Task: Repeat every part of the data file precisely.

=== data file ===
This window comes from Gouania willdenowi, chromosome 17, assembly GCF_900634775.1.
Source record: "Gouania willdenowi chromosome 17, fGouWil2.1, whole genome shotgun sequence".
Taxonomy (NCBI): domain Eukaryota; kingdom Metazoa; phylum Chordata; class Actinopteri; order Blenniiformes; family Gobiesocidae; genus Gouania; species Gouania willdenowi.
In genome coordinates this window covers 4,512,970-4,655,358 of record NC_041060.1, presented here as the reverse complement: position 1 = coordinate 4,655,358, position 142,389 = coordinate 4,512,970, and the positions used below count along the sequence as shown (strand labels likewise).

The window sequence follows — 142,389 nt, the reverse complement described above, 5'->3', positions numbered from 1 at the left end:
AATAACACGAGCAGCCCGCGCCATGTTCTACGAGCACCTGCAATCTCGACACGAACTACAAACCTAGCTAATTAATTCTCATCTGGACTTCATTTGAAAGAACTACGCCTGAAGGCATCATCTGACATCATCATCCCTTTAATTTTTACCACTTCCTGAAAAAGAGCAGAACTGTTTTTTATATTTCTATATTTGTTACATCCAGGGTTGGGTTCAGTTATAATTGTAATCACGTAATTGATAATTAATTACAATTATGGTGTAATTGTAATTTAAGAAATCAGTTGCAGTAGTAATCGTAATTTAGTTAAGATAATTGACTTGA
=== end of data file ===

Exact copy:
This window comes from Gouania willdenowi, chromosome 17, assembly GCF_900634775.1.
Source record: "Gouania willdenowi chromosome 17, fGouWil2.1, whole genome shotgun sequence".
Taxonomy (NCBI): domain Eukaryota; kingdom Metazoa; phylum Chordata; class Actinopteri; order Blenniiformes; family Gobiesocidae; genus Gouania; species Gouania willdenowi.
In genome coordinates this window covers 4,512,970-4,655,358 of record NC_041060.1, presented here as the reverse complement: position 1 = coordinate 4,655,358, position 142,389 = coordinate 4,512,970, and the positions used below count along the sequence as shown (strand labels likewise).

The window sequence follows — 142,389 nt, the reverse complement described above, 5'->3', positions numbered from 1 at the left end:
AATAACACGAGCAGCCCGCGCCATGTTCTACGAGCACCTGCAATCTCGACACGAACTACAAACCTAGCTAATTAATTCTCATCTGGACTTCATTTGAAAGAACTACGCCTGAAGGCATCATCTGACATCATCATCCCTTTAATTTTTACCACTTCCTGAAAAAGAGCAGAACTGTTTTTTATATTTCTATATTTGTTACATCCAGGGTTGGGTTCAGTTATAATTGTAATCACGTAATTGATAATTAATTACAATTATGGTGTAATTGTAATTTAAGAAATCAGTTGCAGTAGTAATCGTAATTTAGTTAAGATAATTGACTTGA